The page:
“We believe that all federal departments and agencies should, in their work, consider the IHRA working definition of antisemitism (with examples),” says the letter, which was sent on Jan. 12 and first reported by Jewish Insider. “We urge your administration to maintain and build upon these policies of the last three presidents.”
Critics, especially Palestinians and their advocates, say the IHRA definition inhibits free speech.
As adoption of the IHRA definition has spread, so have protests against it from coalitions of activists and academics.
The definition’s opponents say its clauses on Israel will have a chilling effect on debate around the Israeli-Palestinian conflict. They worry that in condemning some forms of anti-Israel speech, the definition will serve to label all critics of Israel, or pro-Palestinian activists, as antisemites.
“The effort to combat antisemitism is being misused and exploited to instead suppress legitimate free speech, criticism of Israeli government actions, and advocacy for Palestinian rights,” reads a statement opposing adoption of the IHRA definition made Jan. 12 by a coalition of American Jewish organizations with progressive positions on Israel.
Palestinians have said that the Israel provisions, including the one that bans calling Israel racist, serve to make Israel immune to criticism for its treatment of Palestinians and for what they view as its violation of international law.
“To level the charge of antisemitism against anyone who regards the existing state of Israel as racist, notwithstanding the actual institutional and constitutional discrimination upon which it is based, amounts to granting Israel absolute impunity,” a group of 122 Palestinian academics and writers wrote in The Guardian. “The IHRA definition and the way it has been deployed prohibit any discussion of the Israeli state as based on ethno-religious discrimination.”
In 2018, British Jews slammed the country’s Labour Party for adopting the definition but initially refusing to include several of the Israel-related provisions. At the time, the party was embroiled in controversy over mounting allegations of antisemitism against its officials and particularly its leader, Jeremy Corbyn, a longtime harsh critic of Israel.
Debate over the definition has flared again in the United Kingdom after the country’s education secretary instructed universities to adopt the definition. While Oxford and Cambridge have adopted the definition in recent weeks, according to the Guardian, a letter published by eight prominent British lawyers last week argues against adopting the definition.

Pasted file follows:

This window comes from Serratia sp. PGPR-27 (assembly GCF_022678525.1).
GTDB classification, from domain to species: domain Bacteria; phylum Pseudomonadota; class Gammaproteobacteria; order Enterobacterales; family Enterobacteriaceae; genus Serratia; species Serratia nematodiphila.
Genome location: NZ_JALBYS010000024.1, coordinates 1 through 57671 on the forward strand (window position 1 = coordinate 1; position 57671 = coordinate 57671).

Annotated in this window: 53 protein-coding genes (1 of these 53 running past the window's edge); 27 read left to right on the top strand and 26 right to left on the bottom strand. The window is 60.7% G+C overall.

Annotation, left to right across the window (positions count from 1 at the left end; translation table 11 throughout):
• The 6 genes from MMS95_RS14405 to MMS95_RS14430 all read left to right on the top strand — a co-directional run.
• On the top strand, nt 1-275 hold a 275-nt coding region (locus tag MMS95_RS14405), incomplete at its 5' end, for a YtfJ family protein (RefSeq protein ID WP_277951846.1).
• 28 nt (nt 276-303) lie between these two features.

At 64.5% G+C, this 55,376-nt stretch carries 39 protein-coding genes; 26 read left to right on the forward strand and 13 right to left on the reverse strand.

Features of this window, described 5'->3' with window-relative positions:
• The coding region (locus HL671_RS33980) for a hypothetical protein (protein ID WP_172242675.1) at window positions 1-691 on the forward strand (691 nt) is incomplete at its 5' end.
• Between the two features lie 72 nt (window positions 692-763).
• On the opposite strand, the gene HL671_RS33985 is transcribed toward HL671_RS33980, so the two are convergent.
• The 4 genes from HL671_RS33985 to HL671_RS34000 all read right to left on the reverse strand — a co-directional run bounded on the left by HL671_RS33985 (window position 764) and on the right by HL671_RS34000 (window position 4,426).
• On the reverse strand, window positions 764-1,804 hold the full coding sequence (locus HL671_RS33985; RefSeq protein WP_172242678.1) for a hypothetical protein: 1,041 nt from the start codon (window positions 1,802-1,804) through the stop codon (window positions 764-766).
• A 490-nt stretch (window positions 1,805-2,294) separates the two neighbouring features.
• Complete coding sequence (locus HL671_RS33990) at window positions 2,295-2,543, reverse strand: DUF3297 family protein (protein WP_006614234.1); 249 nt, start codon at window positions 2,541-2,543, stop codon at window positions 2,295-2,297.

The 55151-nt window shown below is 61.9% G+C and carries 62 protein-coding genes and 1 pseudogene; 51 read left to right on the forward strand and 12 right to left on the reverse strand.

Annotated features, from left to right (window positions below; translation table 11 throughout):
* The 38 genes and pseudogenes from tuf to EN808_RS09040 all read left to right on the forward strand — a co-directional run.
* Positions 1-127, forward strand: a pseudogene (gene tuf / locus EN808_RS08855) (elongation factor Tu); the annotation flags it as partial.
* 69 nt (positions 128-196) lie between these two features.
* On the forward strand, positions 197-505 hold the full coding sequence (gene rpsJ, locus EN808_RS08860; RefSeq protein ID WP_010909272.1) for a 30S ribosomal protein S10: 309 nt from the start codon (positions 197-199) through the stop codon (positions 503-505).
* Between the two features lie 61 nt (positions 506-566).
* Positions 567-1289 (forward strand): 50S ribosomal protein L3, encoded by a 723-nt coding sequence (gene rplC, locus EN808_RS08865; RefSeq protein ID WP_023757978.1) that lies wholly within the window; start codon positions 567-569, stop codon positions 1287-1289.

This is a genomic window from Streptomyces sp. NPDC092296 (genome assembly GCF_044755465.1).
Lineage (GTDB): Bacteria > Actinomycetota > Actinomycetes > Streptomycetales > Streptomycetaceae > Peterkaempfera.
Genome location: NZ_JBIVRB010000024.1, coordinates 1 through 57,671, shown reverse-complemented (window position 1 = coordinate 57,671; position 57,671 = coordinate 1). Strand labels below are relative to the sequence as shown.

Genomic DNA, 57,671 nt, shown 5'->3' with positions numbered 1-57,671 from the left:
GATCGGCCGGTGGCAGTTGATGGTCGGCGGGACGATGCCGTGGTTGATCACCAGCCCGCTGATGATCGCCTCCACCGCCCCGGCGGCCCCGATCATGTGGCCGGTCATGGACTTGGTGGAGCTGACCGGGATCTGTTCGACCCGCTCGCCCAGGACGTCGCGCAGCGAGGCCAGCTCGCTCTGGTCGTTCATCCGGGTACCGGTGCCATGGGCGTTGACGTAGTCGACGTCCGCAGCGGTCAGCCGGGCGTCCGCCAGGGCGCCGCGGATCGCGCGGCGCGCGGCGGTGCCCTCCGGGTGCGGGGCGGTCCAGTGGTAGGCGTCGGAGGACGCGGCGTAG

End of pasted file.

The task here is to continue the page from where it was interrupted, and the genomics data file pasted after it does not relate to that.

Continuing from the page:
Defenders point to the definition’s nuance on Israel and support for free speech.
The definition’s advocates say the definition distinguishes between legitimate criticism of Israel and instances where rhetoric either crosses the line into antisemitism or uses critique of the Jewish state as a front for hatred of Jews.
The definition makes clear that “criticism of Israel similar to that leveled against any other country cannot be regarded as antisemitic.”
The AJC pamphlet says the definition concerns itself only with “where and how anti-Israel animus can become a form of antisemitism, separate and apart from criticism of Israel,” and that “its careful wording leaves a wide berth for sharp and vigorous criticism of Israel’s government and policies.”
What’s more, the definition itself states that it is “non-legally binding,” and in introductions to the brochure, officials stress that point to argue that the definition should not be an obstacle to free speech.
“Non-legally binding in its nature, the working definition is helpful in public discourse as well as training for media, educators and public authorities, without impeding the legal right to freedom of speech,” writes Katharina von Schnurbein, European Commission coordinator on combating antisemitism.
What was supposed to be a helpful guide has become an instrument of division.
The irony in all this is that the definition was supposed to help resolve debates over what constitutes antisemitism, not start them. But the definition has become divisive as activists have sought to give it the force of law — something that, according to one of the definition’s authors, was never supposed to happen.
“It was never intended to be a campus hate speech code,” Kenneth Stern, director of the Center for the Study of Hate at Bard College, wrote in a 2019 Guardian op-ed opposing Trump’s executive order.
Stern added that he fears right-wing pro-Israel groups “will hunt political speech with which they disagree, and threaten to bring legal cases. I’m worried administrators will now have a strong motivation to suppress, or at least condemn, political speech for fear of litigation.”
Some pro-Israel advocates have also sought to widen the definition’s scope. In a New York Times op-ed about Trump’s executive order, White House senior adviser Jared Kushner appeared to interpret the IHRA definition more expansively.
Kushner, Trump’s son-in-law, wrote that the definition “makes clear” that “Anti-Zionism is anti-Semitism” — though the word “Zionism” does not appear in the definition itself. In employing the definition, he wrote, the executive order prevented students from harassing Jews under the guise of criticizing Israel.
“It has become fashionable among Jew haters to characterize any discriminatory behavior — no matter how loathsome — not as criticism of Jews, but of Israel,” he wrote. “This is a lie. Especially on college campuses, where discrimination, harassment and intimidation of Jewish students has become commonplace and is routinely, but wrongly, justified.”
All of this debate is now associated with the definition. That’s why the question of whether the U.S. should keep using it as its framework for identifying antisemitism has become one of the first open disputes among American Jews regarding the Biden administration.